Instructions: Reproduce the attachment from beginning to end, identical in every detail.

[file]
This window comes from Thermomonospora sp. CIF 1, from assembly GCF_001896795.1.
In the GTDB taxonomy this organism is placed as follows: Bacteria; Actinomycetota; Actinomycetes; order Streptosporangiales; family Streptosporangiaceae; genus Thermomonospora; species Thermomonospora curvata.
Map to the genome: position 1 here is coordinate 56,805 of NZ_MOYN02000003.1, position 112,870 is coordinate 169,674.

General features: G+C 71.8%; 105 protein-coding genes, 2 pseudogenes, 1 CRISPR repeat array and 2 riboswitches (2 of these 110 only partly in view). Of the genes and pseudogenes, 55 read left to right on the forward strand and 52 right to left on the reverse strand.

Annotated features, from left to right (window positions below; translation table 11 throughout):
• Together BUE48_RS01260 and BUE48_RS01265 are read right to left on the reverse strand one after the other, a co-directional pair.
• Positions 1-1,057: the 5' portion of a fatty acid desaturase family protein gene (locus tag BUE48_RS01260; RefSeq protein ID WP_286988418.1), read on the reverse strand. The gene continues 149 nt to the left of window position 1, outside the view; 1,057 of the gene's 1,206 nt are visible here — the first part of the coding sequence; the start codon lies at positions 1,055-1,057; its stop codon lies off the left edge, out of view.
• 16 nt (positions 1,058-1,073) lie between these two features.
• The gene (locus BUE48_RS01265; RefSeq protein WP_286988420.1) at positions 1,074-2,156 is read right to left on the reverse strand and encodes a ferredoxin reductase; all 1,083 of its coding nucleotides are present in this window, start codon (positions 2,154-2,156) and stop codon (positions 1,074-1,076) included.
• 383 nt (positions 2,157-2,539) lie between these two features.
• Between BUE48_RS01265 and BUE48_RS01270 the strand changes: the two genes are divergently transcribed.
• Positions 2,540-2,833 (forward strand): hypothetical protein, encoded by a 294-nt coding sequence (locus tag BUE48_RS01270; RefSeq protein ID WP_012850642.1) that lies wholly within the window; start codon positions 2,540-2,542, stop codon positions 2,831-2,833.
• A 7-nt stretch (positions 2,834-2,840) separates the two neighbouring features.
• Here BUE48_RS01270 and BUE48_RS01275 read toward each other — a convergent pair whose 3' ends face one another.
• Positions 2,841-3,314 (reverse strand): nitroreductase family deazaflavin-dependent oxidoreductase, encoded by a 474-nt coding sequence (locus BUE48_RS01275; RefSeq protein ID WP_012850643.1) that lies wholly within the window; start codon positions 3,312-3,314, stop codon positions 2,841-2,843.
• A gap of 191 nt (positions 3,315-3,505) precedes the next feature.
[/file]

This window comes from Thermomonospora sp. CIF 1, from assembly GCF_001896795.1.
In the GTDB taxonomy this organism is placed as follows: Bacteria; Actinomycetota; Actinomycetes; order Streptosporangiales; family Streptosporangiaceae; genus Thermomonospora; species Thermomonospora curvata.
Map to the genome: position 1 here is coordinate 56,805 of NZ_MOYN02000003.1, position 112,870 is coordinate 169,674.

General features: G+C 71.8%; 105 protein-coding genes, 2 pseudogenes, 1 CRISPR repeat array and 2 riboswitches (2 of these 110 only partly in view). Of the genes and pseudogenes, 55 read left to right on the forward strand and 52 right to left on the reverse strand.

Annotated features, from left to right (window positions below; translation table 11 throughout):
• Together BUE48_RS01260 and BUE48_RS01265 are read right to left on the reverse strand one after the other, a co-directional pair.
• Positions 1-1,057: the 5' portion of a fatty acid desaturase family protein gene (locus tag BUE48_RS01260; RefSeq protein ID WP_286988418.1), read on the reverse strand. The gene continues 149 nt to the left of window position 1, outside the view; 1,057 of the gene's 1,206 nt are visible here — the first part of the coding sequence; the start codon lies at positions 1,055-1,057; its stop codon lies off the left edge, out of view.
• 16 nt (positions 1,058-1,073) lie between these two features.
• The gene (locus BUE48_RS01265; RefSeq protein WP_286988420.1) at positions 1,074-2,156 is read right to left on the reverse strand and encodes a ferredoxin reductase; all 1,083 of its coding nucleotides are present in this window, start codon (positions 2,154-2,156) and stop codon (positions 1,074-1,076) included.
• 383 nt (positions 2,157-2,539) lie between these two features.
• Between BUE48_RS01265 and BUE48_RS01270 the strand changes: the two genes are divergently transcribed.
• Positions 2,540-2,833 (forward strand): hypothetical protein, encoded by a 294-nt coding sequence (locus tag BUE48_RS01270; RefSeq protein ID WP_012850642.1) that lies wholly within the window; start codon positions 2,540-2,542, stop codon positions 2,831-2,833.
• A 7-nt stretch (positions 2,834-2,840) separates the two neighbouring features.
• Here BUE48_RS01270 and BUE48_RS01275 read toward each other — a convergent pair whose 3' ends face one another.
• Positions 2,841-3,314 (reverse strand): nitroreductase family deazaflavin-dependent oxidoreductase, encoded by a 474-nt coding sequence (locus BUE48_RS01275; RefSeq protein ID WP_012850643.1) that lies wholly within the window; start codon positions 3,312-3,314, stop codon positions 2,841-2,843.
• A gap of 191 nt (positions 3,315-3,505) precedes the next feature.